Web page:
WordPress security keys protect your website against hacking attempts by making your passwords secure.

For instance, a regular password with medium-level difficulty can be easily cracked using brute force attacks.

On the other hand, a password string like ‘7C17bd5b44d6c9c37c01468b20d89c35e576914c289f98685941accddf67bf32b49’ takes years to decrypt without knowing the security keys.

That’s why you should never share WordPress security keys with anyone and protect them as you would normally protect sensitive information online.

That being said, let’s take a look at how to use WordPress security keys to keep your WordPress site protected.

How to Use WordPress Security Keys?

Normally, you don’t need to do anything extra since in most cases WordPress will automatically generate and use security keys + salts on each new WordPress install.

You can view your WordPress security keys and salts by using an FTP client or the File Manager app in your WordPress hosting account control panel.

Simply connect to your website, and open the wp-config.php file. Inside it, you’ll see your WordPress security keys defined.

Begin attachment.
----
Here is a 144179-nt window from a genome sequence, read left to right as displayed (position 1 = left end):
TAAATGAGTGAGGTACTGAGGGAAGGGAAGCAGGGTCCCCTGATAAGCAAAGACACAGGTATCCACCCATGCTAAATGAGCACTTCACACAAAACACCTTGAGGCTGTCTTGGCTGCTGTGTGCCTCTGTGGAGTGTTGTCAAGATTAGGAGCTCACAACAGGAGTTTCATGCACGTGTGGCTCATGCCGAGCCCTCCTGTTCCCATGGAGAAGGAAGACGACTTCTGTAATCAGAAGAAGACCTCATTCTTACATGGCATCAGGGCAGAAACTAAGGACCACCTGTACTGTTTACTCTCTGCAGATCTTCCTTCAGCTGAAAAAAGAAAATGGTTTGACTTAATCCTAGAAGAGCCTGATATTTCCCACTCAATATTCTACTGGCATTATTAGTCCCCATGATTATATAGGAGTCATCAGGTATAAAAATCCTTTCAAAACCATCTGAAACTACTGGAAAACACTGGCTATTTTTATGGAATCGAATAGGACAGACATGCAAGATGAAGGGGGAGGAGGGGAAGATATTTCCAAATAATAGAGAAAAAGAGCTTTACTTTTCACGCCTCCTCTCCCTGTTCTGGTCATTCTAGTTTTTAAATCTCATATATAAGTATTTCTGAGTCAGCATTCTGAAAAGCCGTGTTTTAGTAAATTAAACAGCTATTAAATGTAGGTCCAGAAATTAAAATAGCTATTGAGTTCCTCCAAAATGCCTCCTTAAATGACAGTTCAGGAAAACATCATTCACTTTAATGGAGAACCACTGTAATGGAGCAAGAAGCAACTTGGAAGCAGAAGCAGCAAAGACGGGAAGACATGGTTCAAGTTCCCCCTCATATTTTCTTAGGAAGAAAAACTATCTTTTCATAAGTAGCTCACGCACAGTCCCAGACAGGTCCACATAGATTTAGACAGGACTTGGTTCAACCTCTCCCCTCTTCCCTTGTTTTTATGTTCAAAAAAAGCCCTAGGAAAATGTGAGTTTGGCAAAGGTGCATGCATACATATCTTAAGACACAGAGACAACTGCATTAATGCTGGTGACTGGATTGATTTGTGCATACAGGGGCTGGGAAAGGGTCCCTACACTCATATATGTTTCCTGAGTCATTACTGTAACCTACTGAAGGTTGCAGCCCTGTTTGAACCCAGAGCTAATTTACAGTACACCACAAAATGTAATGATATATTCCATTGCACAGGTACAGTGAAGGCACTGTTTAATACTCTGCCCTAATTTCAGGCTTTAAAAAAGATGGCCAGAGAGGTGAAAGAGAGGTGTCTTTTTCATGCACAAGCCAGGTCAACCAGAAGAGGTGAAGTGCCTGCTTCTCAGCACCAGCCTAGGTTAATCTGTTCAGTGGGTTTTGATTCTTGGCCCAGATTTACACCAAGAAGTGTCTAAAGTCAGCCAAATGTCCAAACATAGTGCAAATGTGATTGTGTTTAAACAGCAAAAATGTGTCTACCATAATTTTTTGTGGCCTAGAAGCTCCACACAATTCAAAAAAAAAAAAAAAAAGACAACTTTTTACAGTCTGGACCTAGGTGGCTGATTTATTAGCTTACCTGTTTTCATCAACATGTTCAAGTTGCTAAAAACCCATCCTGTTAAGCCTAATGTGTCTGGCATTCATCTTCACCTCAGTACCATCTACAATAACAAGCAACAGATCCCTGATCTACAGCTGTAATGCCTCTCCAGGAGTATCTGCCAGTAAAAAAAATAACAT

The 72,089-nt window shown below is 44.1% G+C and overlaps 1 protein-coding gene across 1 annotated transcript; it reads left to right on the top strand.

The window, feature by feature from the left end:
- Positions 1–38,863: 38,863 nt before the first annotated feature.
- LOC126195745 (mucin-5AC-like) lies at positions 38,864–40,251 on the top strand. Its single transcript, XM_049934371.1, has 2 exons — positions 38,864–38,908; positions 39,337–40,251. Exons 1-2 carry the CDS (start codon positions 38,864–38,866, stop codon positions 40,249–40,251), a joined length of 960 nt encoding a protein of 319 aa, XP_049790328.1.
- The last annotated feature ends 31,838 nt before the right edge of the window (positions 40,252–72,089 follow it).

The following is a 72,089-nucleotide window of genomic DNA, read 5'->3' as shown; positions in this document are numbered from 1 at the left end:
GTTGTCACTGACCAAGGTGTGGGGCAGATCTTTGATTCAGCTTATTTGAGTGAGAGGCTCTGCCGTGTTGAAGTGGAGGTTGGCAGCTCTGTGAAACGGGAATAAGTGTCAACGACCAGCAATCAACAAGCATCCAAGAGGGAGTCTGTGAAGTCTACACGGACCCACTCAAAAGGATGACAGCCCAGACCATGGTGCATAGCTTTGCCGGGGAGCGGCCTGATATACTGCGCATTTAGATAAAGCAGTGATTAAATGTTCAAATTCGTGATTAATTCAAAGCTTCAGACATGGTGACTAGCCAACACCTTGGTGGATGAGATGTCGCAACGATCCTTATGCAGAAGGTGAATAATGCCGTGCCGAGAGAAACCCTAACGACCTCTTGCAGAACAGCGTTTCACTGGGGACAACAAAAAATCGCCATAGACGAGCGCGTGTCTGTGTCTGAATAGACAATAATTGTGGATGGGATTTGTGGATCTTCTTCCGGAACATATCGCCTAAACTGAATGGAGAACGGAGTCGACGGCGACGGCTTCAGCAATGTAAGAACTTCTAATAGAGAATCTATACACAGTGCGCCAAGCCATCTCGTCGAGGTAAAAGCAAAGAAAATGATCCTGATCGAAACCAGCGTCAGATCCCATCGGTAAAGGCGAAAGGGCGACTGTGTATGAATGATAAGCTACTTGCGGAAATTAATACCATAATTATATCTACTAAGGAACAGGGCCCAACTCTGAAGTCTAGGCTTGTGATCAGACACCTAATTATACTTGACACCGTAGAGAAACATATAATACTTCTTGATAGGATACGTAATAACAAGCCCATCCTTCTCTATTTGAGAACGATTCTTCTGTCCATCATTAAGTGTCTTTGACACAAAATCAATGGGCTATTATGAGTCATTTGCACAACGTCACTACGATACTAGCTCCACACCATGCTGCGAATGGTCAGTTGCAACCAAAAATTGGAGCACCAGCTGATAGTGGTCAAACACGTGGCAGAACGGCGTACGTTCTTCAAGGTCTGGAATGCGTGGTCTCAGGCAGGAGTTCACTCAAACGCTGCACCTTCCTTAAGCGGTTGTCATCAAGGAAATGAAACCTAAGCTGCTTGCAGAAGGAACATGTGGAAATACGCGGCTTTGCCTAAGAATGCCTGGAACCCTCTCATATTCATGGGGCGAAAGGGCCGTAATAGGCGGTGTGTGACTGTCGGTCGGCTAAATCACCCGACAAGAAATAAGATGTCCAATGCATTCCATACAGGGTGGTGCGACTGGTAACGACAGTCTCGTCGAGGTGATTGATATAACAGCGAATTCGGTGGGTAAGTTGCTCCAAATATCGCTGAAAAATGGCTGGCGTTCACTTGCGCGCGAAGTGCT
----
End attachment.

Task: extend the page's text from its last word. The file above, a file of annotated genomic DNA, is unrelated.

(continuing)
Security keys WordPress configuration file

However, depending on how you initially installed WordPress, your website may not have security keys defined at all.

If your security keys are empty, then don’t worry. You can easily add them manually by going to the WordPress Security Key Generator page to generate a new set of keys.

WordPress security key generator

Next, copy and paste these keys inside your wp-config.php file, and you are done.

You can use the same method to delete your current WordPress security keys and replace them with new keys.

Note: When you replace the security keys, all users will be forced to re-login which is great for security.

Regenerate WordPress Security Keys using a Plugin